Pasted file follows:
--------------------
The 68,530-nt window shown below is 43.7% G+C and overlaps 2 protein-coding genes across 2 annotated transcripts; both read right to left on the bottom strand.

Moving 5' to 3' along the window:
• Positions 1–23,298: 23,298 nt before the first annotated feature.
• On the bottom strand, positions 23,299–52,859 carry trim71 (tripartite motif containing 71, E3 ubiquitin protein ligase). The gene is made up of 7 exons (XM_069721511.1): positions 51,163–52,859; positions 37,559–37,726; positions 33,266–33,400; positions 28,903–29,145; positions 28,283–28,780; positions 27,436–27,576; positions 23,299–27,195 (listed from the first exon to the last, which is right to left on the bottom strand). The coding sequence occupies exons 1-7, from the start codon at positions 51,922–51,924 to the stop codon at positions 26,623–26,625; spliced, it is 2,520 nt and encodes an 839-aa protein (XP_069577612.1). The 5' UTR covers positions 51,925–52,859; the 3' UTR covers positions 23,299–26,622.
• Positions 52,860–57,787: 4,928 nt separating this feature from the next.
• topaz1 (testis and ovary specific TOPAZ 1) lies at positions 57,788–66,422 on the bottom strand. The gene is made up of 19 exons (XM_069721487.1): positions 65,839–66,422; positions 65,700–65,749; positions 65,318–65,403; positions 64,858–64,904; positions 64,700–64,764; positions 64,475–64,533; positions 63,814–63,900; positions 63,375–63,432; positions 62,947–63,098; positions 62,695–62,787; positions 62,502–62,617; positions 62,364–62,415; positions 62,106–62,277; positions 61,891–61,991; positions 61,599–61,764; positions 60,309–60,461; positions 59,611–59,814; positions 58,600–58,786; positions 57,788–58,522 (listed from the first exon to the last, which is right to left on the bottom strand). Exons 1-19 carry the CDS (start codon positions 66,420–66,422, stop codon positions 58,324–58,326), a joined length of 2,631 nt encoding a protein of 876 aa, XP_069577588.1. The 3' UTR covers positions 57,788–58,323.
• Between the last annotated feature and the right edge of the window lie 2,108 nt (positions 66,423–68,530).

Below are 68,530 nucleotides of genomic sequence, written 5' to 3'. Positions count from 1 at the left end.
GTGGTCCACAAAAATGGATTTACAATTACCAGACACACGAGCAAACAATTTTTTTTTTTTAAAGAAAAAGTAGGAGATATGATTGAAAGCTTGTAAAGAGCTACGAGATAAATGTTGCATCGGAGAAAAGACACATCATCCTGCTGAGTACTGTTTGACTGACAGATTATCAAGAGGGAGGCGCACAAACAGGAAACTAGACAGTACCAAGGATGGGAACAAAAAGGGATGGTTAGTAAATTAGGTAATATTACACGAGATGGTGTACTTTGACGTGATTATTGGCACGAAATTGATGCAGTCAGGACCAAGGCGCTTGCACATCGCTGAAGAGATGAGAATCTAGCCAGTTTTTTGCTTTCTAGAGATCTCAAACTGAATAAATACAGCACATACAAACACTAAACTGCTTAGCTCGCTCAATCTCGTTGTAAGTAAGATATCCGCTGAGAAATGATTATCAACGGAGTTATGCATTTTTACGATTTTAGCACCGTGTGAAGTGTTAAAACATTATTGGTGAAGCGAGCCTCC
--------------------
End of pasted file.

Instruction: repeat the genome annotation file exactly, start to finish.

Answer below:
The 68,530-nt window shown below is 43.7% G+C and overlaps 2 protein-coding genes across 2 annotated transcripts; both read right to left on the bottom strand.

Moving 5' to 3' along the window:
• Positions 1–23,298: 23,298 nt before the first annotated feature.
• On the bottom strand, positions 23,299–52,859 carry trim71 (tripartite motif containing 71, E3 ubiquitin protein ligase). The gene is made up of 7 exons (XM_069721511.1): positions 51,163–52,859; positions 37,559–37,726; positions 33,266–33,400; positions 28,903–29,145; positions 28,283–28,780; positions 27,436–27,576; positions 23,299–27,195 (listed from the first exon to the last, which is right to left on the bottom strand). The coding sequence occupies exons 1-7, from the start codon at positions 51,922–51,924 to the stop codon at positions 26,623–26,625; spliced, it is 2,520 nt and encodes an 839-aa protein (XP_069577612.1). The 5' UTR covers positions 51,925–52,859; the 3' UTR covers positions 23,299–26,622.
• Positions 52,860–57,787: 4,928 nt separating this feature from the next.
• topaz1 (testis and ovary specific TOPAZ 1) lies at positions 57,788–66,422 on the bottom strand. The gene is made up of 19 exons (XM_069721487.1): positions 65,839–66,422; positions 65,700–65,749; positions 65,318–65,403; positions 64,858–64,904; positions 64,700–64,764; positions 64,475–64,533; positions 63,814–63,900; positions 63,375–63,432; positions 62,947–63,098; positions 62,695–62,787; positions 62,502–62,617; positions 62,364–62,415; positions 62,106–62,277; positions 61,891–61,991; positions 61,599–61,764; positions 60,309–60,461; positions 59,611–59,814; positions 58,600–58,786; positions 57,788–58,522 (listed from the first exon to the last, which is right to left on the bottom strand). Exons 1-19 carry the CDS (start codon positions 66,420–66,422, stop codon positions 58,324–58,326), a joined length of 2,631 nt encoding a protein of 876 aa, XP_069577588.1. The 3' UTR covers positions 57,788–58,323.
• Between the last annotated feature and the right edge of the window lie 2,108 nt (positions 66,423–68,530).

Below are 68,530 nucleotides of genomic sequence, written 5' to 3'. Positions count from 1 at the left end.
GTGGTCCACAAAAATGGATTTACAATTACCAGACACACGAGCAAACAATTTTTTTTTTTTAAAGAAAAAGTAGGAGATATGATTGAAAGCTTGTAAAGAGCTACGAGATAAATGTTGCATCGGAGAAAAGACACATCATCCTGCTGAGTACTGTTTGACTGACAGATTATCAAGAGGGAGGCGCACAAACAGGAAACTAGACAGTACCAAGGATGGGAACAAAAAGGGATGGTTAGTAAATTAGGTAATATTACACGAGATGGTGTACTTTGACGTGATTATTGGCACGAAATTGATGCAGTCAGGACCAAGGCGCTTGCACATCGCTGAAGAGATGAGAATCTAGCCAGTTTTTTGCTTTCTAGAGATCTCAAACTGAATAAATACAGCACATACAAACACTAAACTGCTTAGCTCGCTCAATCTCGTTGTAAGTAAGATATCCGCTGAGAAATGATTATCAACGGAGTTATGCATTTTTACGATTTTAGCACCGTGTGAAGTGTTAAAACATTATTGGTGAAGCGAGCCTCC